What color are you?

Having a multiracial family, I find myself more cognizant of labels that people place on each other according to race. When Micheline first came home at age four, she knew her colors in Creole, and started learning them in English. She was confused when people would label her as black. After all, she knew the color black, and her skin was not black. She began to accept this label, however, until one day in the store when she said, “Mom that lady has black skin just like me!” The woman came over and gently corrected her and said, “No, honey, your skin is brown like mine.”

I’m not wild about the term African-American to describe my daughter because she is not from Africa. She’s from Haiti. So do we tell everyone she is Haitian-American? Just last week a woman called my daughter African-American and when I said, “Actually, she is Haitian”, she replied, “Oh, so she’s a refugee?” Not quite sure how she made that false connection; maybe she didn’t realize one can adopt from Haiti?

When Micheline was in a co-op preschool, one of the other mothers decided to “help” my daughter color a picture one day. I guess in an attempt to be racially sensitive, she colored the child on the page black. As in, really black. As in Crayola color black. Nothing could have looked more ridiculous. Micheline was even puzzled why this woman chose black because as she said, “Mom, I don’t look like that!” Needless to say, the next week when preschool was at my home, I sent each child home with a Multicultural 8 pack of Crayola colors. It consists of Apricot, Burnt Sienna, Mahogany, Peach, Sepia, and Tan, as well as black and white for blending. I found this great site to purchase multicultural art materials, because as they say on their site, “we have come a long way from the days when the box of crayons contained only one ‘flesh’ color.”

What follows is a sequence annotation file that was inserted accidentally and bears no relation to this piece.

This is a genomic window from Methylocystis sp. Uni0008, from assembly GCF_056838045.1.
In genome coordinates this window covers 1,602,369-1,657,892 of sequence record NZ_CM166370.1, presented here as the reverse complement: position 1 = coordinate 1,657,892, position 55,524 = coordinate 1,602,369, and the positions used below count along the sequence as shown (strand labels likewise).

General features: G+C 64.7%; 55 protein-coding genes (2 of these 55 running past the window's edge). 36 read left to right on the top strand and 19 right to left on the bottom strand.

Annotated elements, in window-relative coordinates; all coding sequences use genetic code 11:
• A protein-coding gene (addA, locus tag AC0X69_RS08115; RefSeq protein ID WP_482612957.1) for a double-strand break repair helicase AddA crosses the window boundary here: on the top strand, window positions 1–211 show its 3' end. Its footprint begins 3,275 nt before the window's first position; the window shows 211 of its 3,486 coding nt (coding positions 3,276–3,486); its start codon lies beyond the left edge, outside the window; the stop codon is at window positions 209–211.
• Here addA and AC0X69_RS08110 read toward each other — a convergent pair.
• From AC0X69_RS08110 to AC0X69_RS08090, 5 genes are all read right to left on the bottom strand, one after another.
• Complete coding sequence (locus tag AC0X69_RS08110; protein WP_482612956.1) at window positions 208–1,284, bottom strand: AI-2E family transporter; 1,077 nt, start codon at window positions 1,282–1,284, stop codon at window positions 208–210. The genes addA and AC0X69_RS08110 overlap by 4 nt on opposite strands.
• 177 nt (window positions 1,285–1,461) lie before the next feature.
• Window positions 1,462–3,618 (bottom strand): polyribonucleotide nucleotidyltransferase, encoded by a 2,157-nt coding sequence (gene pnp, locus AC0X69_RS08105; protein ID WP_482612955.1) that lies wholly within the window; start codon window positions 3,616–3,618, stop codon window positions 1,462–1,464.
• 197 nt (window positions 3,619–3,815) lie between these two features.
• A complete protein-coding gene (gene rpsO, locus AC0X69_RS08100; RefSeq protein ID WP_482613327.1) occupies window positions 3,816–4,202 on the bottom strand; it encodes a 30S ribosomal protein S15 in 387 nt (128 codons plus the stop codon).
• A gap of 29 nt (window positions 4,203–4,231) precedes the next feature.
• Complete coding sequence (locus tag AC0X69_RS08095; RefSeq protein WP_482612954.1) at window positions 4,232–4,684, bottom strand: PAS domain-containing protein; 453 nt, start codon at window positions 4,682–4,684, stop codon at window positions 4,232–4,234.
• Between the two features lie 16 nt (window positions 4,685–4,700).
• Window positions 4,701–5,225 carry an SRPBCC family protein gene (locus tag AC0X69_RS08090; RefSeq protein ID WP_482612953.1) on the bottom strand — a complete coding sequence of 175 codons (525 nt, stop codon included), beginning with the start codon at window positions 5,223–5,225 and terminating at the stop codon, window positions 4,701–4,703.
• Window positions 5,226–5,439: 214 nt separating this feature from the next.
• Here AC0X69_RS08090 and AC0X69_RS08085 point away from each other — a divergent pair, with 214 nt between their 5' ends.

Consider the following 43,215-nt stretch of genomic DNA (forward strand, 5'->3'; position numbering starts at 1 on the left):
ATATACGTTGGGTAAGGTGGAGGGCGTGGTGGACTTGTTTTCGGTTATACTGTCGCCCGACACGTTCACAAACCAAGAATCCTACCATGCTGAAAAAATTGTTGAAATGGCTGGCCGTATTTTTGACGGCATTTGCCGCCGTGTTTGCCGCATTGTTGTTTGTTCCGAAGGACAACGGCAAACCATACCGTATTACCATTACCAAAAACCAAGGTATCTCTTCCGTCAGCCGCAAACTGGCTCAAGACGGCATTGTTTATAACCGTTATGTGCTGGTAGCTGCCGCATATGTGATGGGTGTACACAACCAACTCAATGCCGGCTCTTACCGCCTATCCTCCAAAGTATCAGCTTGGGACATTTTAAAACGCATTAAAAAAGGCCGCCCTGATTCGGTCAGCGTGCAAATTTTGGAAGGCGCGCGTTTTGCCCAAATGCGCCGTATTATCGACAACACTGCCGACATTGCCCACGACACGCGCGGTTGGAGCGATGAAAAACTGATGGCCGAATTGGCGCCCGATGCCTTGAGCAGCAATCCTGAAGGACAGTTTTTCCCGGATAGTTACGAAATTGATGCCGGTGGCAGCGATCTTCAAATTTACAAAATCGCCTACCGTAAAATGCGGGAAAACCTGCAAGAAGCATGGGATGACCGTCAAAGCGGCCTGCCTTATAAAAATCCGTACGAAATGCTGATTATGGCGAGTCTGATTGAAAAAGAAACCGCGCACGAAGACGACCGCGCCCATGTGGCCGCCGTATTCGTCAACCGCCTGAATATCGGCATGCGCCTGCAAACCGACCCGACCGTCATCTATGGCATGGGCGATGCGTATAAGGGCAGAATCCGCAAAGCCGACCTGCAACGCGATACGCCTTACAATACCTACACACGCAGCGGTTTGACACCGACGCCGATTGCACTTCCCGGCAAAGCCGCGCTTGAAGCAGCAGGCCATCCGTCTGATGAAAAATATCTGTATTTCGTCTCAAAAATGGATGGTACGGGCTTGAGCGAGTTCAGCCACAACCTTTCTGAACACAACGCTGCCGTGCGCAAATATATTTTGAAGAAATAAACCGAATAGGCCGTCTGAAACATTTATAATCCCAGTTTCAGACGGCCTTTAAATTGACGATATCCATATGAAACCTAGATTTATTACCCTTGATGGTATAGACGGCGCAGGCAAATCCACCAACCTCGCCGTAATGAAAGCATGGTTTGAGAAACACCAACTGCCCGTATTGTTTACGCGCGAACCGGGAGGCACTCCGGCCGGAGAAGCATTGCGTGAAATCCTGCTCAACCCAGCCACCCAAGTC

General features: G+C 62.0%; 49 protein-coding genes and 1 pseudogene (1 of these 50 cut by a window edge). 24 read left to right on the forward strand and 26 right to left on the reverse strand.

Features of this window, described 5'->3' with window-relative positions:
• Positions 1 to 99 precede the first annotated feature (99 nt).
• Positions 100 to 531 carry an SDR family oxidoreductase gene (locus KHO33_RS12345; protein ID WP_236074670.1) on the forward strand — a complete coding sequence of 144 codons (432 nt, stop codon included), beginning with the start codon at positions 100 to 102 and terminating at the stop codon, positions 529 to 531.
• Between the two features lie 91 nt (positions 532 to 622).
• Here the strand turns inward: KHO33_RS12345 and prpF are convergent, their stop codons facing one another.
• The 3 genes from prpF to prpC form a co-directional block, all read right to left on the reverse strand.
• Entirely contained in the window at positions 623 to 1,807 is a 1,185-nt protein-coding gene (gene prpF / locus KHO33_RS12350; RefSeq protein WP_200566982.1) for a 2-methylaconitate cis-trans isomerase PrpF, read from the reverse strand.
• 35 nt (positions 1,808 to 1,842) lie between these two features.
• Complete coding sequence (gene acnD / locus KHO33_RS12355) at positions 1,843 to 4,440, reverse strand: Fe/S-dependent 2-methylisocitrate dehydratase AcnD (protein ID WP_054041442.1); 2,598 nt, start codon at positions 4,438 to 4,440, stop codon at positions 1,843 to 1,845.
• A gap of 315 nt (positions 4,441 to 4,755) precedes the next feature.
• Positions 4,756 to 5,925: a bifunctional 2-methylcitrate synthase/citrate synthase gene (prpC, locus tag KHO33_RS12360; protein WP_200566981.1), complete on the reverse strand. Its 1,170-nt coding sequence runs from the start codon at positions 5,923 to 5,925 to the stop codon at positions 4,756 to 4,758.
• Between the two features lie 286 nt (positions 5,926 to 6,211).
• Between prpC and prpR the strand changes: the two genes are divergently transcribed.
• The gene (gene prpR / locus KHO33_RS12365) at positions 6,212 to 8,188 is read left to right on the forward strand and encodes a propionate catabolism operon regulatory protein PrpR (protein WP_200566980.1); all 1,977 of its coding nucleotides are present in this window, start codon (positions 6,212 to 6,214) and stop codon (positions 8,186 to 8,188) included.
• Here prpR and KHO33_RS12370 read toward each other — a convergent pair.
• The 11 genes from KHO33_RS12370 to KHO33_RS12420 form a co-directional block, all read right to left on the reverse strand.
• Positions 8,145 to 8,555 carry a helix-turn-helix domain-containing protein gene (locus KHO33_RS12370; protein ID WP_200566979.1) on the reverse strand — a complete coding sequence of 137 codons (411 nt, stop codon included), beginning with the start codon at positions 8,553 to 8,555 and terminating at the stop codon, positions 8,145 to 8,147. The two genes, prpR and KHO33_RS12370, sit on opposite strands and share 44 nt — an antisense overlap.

Here is a photo I found on my camera that my kids took just for fun. arms in varying shadesSome of the arms are of my children and one is of a neighbor. Whose is whose doesn’t really matter. Now just because the arm on the left is the darkest, is it black? Is the arm on the right really white? Heck no! Here is the current list of colors that Crayola offers in their boxes. It used to be acceptable many years ago to call people of African descent, “colored”. Aren’t we all colored?

Wouldn’t it be more fun to say, “Hey Mom, can I go play with Mackenzie? No, not the sepia one, the burnt sienna one!” ? Or, “Police say the suspect is a desert sand colored male, approximately 25 years of age.” Better yet, I love the color descriptions in the book The Color of Us. People are described as delicious foods such as the color of chocolate, pizza crust, cinnamon and even creamy peanut butter.

Unfortunately, I don’t see labeling people as peanut butter colored taking off, but you have to admit, it’s much more ingenious than the labels of black, white, yellow, red and brown! Seeing how I was teased once in high school by being called “mayonnaise legs”, it’s not hard for you to figure out just how fair I really am. Maybe after being in the sun and getting freckles, you could call me “french vanilla with a splash of nutmeg.”

It would be best if we were not labeled by color at all, but if you had to choose a color, how would you creatively describe yourself and/or your family? Leave me a comment and let me know. I’ll put the entries in a hat and send a package of Crayola multicultural crayons and markers to the winner.

p.s. We do have a black member of our family…he’s an 85 lb Rottweiler/Lab mix. I prefer to label him as licorice. 🙂

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2 Comments

Filed under Family, Transracial Adoption

2 responses to “What color are you?

  1. I love it! I can’t wait to order some of those crayons to give out at my gingery brown daughter’s birthday party :).

    Britany
    (From the AZ Transracial Adoption Group)

  2. Pingback: Martin Luther King, Civil Rights and Racism « Are We Having Fun Yet?

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